On March 6, 2017, President Trump signed a new executive order (the “New Order”), implementing a new travel ban. However, unlike the original travel ban (which became effective immediately), the New Order will become effective at 12:01 am EDT, on March 16, 2017. This 10–day delay is intended to provide sufficient time for affected parties (including international airlines and government agencies) to prepare for the ban, in an attempt to avoid the same confusion caused by the original travel ban.
The U.S. 2016 presidential election and post-election are causing much debate, criticism and protest outside of America. Canadians have actively participated in public marches and protests in response to Trump’s comments and proposed policies, as well as the recent proposedU.S. ban on entry to that country from certain Muslim nations. In this context, employers are right to ask whether workplace partisan political arguments fit in the workplace.
As of January 25, 2017, Immigration, Refugees and Citizenship Canada had issued a total of 53 rounds of Invitations to Apply under Express Entry.
The three popular articles this week on HRinfodesk deal with: a case where an employee claimed that her employer threatened her with discipline for exercising her right to refuse unsafe work; an FAQ that addresses employee privacy; and changes to the express entry program which came into force on November 10, 2016.
Despite the numerous media reports, which claim (truthfully) that moving to Canada is difficult, there are still many temporary options available to Americans. Any one of these temporary options could allow a disillusioned U.S. citizen to wait out Donald Trump’s presidential term from the comfort of Canada.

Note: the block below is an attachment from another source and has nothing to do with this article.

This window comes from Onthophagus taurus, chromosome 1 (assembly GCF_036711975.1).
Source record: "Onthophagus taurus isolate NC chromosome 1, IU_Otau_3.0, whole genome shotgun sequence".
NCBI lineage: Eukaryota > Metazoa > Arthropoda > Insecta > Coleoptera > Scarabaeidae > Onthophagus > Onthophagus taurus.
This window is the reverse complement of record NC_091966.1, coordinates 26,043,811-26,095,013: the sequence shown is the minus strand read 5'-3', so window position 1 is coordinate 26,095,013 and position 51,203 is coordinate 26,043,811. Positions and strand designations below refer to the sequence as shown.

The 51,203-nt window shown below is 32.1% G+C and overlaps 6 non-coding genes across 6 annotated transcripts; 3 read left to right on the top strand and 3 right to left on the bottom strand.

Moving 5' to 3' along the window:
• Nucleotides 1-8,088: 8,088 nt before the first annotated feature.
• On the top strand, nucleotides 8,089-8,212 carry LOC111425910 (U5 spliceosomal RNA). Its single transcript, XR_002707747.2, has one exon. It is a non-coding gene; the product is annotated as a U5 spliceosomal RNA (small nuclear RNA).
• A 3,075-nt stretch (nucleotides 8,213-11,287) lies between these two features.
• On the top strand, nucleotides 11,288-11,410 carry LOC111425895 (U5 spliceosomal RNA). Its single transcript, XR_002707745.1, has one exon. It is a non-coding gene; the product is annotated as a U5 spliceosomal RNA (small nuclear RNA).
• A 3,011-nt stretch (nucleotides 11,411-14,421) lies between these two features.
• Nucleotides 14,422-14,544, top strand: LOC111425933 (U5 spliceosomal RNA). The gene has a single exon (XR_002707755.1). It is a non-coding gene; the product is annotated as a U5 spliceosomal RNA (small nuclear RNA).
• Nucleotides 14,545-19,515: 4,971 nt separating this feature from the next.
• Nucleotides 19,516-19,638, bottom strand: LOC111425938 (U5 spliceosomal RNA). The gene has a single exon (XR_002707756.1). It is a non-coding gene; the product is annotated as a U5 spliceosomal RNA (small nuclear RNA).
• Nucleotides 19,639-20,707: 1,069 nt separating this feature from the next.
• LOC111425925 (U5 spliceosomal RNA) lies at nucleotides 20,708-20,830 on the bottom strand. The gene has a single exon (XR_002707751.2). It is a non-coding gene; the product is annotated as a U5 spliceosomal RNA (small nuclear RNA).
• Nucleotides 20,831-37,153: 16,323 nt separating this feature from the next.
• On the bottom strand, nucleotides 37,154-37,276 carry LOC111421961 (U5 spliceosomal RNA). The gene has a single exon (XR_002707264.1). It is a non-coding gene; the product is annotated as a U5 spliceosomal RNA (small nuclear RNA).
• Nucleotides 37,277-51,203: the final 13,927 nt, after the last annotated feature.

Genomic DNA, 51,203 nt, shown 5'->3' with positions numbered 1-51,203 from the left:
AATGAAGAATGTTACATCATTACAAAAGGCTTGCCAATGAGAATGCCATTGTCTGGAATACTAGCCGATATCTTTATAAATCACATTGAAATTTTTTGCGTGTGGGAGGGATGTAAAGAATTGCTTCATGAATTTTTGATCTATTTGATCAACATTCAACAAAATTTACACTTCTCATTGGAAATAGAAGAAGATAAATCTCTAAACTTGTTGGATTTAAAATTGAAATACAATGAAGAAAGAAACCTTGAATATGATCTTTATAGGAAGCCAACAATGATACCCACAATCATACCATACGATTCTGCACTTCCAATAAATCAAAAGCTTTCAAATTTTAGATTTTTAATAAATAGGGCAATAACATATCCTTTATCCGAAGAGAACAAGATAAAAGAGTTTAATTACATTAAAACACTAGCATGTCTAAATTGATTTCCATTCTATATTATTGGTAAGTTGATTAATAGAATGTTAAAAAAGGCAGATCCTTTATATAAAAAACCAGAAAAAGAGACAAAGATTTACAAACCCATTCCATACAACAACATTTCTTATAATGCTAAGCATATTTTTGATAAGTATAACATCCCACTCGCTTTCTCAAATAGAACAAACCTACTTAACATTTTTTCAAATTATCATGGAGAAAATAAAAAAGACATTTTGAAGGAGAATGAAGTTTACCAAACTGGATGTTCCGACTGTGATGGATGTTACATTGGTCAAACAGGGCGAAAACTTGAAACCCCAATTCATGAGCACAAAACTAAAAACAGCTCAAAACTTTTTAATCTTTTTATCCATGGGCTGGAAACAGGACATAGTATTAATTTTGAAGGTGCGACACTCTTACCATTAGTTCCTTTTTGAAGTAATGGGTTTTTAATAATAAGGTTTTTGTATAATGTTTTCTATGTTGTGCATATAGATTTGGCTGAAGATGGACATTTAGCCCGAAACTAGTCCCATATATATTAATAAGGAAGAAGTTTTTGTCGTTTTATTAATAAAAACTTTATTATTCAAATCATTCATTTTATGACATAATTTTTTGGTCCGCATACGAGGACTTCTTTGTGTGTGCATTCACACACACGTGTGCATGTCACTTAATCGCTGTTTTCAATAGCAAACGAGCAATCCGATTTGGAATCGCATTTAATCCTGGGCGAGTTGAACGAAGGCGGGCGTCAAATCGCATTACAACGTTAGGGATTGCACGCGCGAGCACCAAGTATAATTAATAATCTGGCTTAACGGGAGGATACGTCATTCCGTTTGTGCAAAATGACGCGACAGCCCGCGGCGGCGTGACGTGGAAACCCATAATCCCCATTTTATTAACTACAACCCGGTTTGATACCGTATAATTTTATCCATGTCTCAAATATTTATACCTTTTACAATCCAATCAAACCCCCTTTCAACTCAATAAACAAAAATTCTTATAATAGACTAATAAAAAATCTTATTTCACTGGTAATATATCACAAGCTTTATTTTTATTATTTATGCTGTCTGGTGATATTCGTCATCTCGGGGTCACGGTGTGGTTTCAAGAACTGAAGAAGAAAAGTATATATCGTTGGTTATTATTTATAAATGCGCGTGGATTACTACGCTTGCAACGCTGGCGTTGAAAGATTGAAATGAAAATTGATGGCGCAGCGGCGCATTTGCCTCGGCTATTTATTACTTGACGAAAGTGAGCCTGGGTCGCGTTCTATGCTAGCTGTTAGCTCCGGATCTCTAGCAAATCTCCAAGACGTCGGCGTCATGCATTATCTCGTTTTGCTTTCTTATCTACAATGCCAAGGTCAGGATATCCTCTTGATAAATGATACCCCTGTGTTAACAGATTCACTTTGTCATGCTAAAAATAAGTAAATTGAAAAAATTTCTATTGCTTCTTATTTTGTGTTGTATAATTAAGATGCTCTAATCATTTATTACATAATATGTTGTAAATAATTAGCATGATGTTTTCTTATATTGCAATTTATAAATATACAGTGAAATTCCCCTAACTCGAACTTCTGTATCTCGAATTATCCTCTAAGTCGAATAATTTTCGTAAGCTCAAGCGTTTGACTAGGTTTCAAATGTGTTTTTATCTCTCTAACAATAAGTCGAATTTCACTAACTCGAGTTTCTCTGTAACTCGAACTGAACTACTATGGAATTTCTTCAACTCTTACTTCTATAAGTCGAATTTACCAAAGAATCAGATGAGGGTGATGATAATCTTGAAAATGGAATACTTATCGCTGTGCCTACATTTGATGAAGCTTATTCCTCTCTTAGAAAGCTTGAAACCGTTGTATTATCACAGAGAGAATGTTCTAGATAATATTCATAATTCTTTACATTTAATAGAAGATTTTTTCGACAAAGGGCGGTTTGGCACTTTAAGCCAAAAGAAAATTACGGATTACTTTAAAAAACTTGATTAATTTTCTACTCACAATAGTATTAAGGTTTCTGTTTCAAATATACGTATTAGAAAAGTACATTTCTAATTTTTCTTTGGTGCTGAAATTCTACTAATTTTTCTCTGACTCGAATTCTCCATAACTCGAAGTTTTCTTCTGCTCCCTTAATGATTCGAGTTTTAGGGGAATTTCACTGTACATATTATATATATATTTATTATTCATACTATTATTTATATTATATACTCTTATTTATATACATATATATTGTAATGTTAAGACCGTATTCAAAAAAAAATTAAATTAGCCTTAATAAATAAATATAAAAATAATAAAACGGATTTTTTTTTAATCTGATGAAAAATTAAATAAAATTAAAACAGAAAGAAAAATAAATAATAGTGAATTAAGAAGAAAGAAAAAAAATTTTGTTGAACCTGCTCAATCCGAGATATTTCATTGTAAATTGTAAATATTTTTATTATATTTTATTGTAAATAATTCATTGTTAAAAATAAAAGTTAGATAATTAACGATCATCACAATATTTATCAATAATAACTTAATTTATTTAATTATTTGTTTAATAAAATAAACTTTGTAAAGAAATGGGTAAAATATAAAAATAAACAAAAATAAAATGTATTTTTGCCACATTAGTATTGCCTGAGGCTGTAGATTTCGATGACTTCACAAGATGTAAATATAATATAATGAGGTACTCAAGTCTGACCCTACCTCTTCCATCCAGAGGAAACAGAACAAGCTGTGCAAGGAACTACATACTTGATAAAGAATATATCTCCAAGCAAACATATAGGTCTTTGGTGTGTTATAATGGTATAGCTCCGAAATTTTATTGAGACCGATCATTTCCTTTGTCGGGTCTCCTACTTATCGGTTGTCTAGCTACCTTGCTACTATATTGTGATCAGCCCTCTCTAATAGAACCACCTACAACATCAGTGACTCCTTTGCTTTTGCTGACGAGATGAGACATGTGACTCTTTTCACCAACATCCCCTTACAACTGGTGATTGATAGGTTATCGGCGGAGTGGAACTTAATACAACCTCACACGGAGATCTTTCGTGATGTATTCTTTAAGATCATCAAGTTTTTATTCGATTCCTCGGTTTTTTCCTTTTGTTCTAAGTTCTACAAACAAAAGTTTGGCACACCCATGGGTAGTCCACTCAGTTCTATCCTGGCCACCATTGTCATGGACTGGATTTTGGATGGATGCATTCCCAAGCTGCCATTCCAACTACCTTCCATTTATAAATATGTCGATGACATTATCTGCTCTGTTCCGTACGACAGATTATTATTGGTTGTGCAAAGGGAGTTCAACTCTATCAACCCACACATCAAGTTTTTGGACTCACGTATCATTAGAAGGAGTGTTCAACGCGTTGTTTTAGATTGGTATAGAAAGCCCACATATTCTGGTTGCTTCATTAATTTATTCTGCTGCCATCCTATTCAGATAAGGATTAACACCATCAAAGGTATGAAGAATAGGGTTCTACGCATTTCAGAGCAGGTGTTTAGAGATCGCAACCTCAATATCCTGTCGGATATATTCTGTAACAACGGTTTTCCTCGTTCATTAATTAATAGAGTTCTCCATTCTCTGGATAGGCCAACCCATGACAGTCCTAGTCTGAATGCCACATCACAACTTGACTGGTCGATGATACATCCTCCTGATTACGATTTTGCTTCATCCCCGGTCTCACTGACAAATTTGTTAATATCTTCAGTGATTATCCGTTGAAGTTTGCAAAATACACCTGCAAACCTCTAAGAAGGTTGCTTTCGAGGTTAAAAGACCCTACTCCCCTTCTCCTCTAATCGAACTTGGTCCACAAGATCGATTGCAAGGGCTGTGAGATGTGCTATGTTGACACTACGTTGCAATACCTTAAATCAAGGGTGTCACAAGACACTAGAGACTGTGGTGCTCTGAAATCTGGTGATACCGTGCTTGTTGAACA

Since Express Entry began on January 1, 2015, Immigration, Refugees and Citizenship Canada has issued several rounds of Invitations to Apply (“ITAs”). An ITA allows a foreign national to submit their application for permanent residence under one of the following categories…
The Canada Border Services Agency recently announced that it was proposing changes to its Trusted Traveller Programs, which include CANPASS, Free and Secure Trade, and NEXUS. In furtherance of this proposal, CBSA intends to amend the Presentation of Persons (2003) Regulations, which were implemented under the Canadian Customs Act.
With the hot Toronto tech skills market and the favourable dollar exchange, US employers are increasingly looking north of the border to expand for new business and for new talent. Here are four common mistakes US employers will want to avoid:
Since Express Entry began on January 1, 2015, Citizenship and Immigration Canada (“CIC”) has issued several rounds of Invitations to Apply (“ITAs”). As of the date of this article, CIC has issued a total of 35 rounds of ITAs.
On May 9, 2016, the Ontario Immigrant Nominee Program (“OINP”) announced that the Province of Ontario had received a sufficient number of OINP applications to meet its 2016 federal allocation. As a result, it has placed a temporary pause on the intake of applications under what it refers to as “select, high-volume” OINP streams.
Citizenship and Immigration Canada (“CIC”) has announced two new categories of work permits exempt from the Labour Market Impact Assessment requirement, pursuant to Section 205 of the Immigration and Refugee Protection Regulations. These work permits apply to: (1) foreign nationals whose work is essential to a television or film production and would create and maintain significant economic benefits and opportunities for Canadians and permanent residents; and (2) foreign nationals working in dance (i.e. ballet, contemporary), opera, orchestra, and live theatre, whose work contributes to competitive advantages and reciprocal benefits for all Canadians. CIC has also clarified its business visitor guidance to confirm that foreign nationals who are employed as film producers, essential personnel for commercial (i.e. advertising) shoots, and film and recording studio users may now seek admission under the business visitor category.
There has been a lot of stories coming out in the news about the Zika virus. To be clear, as of right now the chances of contracting this virus in Canada is extremely low and there has only been 9 confirmed cases in Canada (and rising); all cases have involved travel to countries that are known to have mosquitoes that carry the Zika virus. At this time, stay calm, Canada is at minimal risk levels.